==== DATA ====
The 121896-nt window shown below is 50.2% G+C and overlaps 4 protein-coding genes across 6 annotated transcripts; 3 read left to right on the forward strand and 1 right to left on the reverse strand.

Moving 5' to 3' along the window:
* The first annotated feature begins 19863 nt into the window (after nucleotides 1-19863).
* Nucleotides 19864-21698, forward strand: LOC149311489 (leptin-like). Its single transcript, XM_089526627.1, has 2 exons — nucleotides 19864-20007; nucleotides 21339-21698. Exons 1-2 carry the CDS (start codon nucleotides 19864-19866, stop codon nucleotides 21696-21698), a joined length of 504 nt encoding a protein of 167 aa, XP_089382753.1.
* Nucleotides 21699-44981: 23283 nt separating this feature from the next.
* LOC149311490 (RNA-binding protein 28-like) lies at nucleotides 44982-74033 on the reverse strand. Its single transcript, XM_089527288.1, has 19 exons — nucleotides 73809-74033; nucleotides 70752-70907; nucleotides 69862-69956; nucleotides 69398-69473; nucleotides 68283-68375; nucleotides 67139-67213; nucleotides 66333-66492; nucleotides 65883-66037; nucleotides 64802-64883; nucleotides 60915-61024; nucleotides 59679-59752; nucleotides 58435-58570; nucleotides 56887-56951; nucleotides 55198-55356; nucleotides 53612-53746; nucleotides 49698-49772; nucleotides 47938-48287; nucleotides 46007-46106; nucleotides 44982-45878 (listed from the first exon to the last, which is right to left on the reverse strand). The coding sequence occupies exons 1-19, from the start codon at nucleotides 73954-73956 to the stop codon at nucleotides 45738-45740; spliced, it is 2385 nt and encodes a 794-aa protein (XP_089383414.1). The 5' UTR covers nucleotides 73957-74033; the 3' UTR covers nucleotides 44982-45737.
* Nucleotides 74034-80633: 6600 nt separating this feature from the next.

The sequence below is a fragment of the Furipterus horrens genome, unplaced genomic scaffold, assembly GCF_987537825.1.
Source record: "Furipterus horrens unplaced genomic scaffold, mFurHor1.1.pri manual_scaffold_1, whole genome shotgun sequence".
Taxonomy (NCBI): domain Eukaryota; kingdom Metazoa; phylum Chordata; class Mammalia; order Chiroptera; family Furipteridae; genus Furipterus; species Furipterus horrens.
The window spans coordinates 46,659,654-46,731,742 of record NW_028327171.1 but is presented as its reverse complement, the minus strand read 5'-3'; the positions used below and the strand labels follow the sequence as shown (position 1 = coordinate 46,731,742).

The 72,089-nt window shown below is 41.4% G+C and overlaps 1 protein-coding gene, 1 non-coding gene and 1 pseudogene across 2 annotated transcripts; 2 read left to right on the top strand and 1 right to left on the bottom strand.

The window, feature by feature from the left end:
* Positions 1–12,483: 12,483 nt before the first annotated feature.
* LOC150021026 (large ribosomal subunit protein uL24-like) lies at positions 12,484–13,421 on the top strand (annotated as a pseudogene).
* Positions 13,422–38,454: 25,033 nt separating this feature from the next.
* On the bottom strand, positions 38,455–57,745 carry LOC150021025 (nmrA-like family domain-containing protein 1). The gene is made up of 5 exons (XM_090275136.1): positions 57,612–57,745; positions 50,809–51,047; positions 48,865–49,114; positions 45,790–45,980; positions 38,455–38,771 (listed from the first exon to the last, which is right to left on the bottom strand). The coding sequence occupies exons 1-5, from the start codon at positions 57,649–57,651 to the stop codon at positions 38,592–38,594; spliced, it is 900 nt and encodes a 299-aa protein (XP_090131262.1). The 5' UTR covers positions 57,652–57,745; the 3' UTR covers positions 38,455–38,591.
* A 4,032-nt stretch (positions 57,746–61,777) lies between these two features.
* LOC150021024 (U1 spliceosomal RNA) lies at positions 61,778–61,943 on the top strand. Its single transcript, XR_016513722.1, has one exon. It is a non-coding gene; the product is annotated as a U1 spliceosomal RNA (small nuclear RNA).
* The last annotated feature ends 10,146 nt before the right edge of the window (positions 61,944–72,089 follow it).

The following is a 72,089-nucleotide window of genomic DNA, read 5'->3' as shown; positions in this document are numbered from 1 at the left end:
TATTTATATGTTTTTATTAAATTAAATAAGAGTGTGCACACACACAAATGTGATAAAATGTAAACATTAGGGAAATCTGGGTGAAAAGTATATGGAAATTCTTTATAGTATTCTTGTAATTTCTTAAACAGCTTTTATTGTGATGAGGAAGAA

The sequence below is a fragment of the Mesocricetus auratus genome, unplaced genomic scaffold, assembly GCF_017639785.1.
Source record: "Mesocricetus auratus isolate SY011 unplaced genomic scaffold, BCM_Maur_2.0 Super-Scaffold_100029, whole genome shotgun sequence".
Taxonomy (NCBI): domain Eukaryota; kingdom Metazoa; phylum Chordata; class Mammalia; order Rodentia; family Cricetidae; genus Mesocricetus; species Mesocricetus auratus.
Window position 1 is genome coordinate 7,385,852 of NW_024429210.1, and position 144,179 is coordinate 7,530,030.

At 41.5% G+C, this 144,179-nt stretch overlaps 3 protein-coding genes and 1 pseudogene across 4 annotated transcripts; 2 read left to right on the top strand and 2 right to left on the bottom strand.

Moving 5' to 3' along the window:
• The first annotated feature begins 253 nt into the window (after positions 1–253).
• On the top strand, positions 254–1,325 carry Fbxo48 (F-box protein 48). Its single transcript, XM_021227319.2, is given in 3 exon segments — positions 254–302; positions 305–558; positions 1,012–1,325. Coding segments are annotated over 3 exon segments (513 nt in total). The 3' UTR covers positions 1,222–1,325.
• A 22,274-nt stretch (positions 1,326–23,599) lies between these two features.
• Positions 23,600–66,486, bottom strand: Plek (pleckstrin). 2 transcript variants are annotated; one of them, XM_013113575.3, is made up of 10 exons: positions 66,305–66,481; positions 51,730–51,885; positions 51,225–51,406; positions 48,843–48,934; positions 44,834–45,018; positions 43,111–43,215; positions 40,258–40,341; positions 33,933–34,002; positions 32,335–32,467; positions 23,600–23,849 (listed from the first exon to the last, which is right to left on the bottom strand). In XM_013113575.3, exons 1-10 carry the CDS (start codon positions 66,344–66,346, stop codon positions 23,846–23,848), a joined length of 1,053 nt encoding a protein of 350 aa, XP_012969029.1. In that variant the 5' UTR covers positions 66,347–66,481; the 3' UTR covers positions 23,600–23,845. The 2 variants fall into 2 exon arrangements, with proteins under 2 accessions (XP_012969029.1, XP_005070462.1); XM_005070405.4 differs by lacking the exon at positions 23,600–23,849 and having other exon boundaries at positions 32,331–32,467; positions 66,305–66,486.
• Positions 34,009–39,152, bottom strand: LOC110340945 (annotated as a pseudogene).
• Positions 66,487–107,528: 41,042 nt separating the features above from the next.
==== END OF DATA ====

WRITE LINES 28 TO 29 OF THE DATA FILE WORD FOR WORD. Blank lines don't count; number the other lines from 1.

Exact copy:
Moving 5' to 3' along the window:
• The first annotated feature begins 253 nt into the window (after positions 1–253).